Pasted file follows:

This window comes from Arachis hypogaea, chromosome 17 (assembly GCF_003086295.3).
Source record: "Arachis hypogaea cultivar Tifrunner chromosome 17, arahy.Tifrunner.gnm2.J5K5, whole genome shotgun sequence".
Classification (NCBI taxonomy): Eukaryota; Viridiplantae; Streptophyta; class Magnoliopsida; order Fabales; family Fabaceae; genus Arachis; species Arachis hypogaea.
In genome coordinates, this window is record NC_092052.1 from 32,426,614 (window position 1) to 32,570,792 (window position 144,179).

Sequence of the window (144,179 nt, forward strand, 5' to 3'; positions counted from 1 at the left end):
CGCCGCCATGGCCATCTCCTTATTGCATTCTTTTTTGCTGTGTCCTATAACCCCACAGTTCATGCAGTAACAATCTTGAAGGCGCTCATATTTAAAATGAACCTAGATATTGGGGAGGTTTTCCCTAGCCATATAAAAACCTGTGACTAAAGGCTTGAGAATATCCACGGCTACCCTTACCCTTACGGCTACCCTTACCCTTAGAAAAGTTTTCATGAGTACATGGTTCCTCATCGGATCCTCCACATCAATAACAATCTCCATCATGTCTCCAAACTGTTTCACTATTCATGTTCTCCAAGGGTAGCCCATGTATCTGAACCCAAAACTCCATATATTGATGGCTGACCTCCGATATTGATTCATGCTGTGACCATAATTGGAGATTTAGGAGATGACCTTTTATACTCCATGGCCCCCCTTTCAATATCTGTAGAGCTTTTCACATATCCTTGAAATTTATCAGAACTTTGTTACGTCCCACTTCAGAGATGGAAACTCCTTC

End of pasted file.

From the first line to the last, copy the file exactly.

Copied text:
This window comes from Arachis hypogaea, chromosome 17 (assembly GCF_003086295.3).
Source record: "Arachis hypogaea cultivar Tifrunner chromosome 17, arahy.Tifrunner.gnm2.J5K5, whole genome shotgun sequence".
Classification (NCBI taxonomy): Eukaryota; Viridiplantae; Streptophyta; class Magnoliopsida; order Fabales; family Fabaceae; genus Arachis; species Arachis hypogaea.
In genome coordinates, this window is record NC_092052.1 from 32,426,614 (window position 1) to 32,570,792 (window position 144,179).

Sequence of the window (144,179 nt, forward strand, 5' to 3'; positions counted from 1 at the left end):
CGCCGCCATGGCCATCTCCTTATTGCATTCTTTTTTGCTGTGTCCTATAACCCCACAGTTCATGCAGTAACAATCTTGAAGGCGCTCATATTTAAAATGAACCTAGATATTGGGGAGGTTTTCCCTAGCCATATAAAAACCTGTGACTAAAGGCTTGAGAATATCCACGGCTACCCTTACCCTTACGGCTACCCTTACCCTTAGAAAAGTTTTCATGAGTACATGGTTCCTCATCGGATCCTCCACATCAATAACAATCTCCATCATGTCTCCAAACTGTTTCACTATTCATGTTCTCCAAGGGTAGCCCATGTATCTGAACCCAAAACTCCATATATTGATGGCTGACCTCCGATATTGATTCATGCTGTGACCATAATTGGAGATTTAGGAGATGACCTTTTATACTCCATGGCCCCCCTTTCAATATCTGTAGAGCTTTTCACATATCCTTGAAATTTATCAGAACTTTGTTACGTCCCACTTCAGAGATGGAAACTCCTTC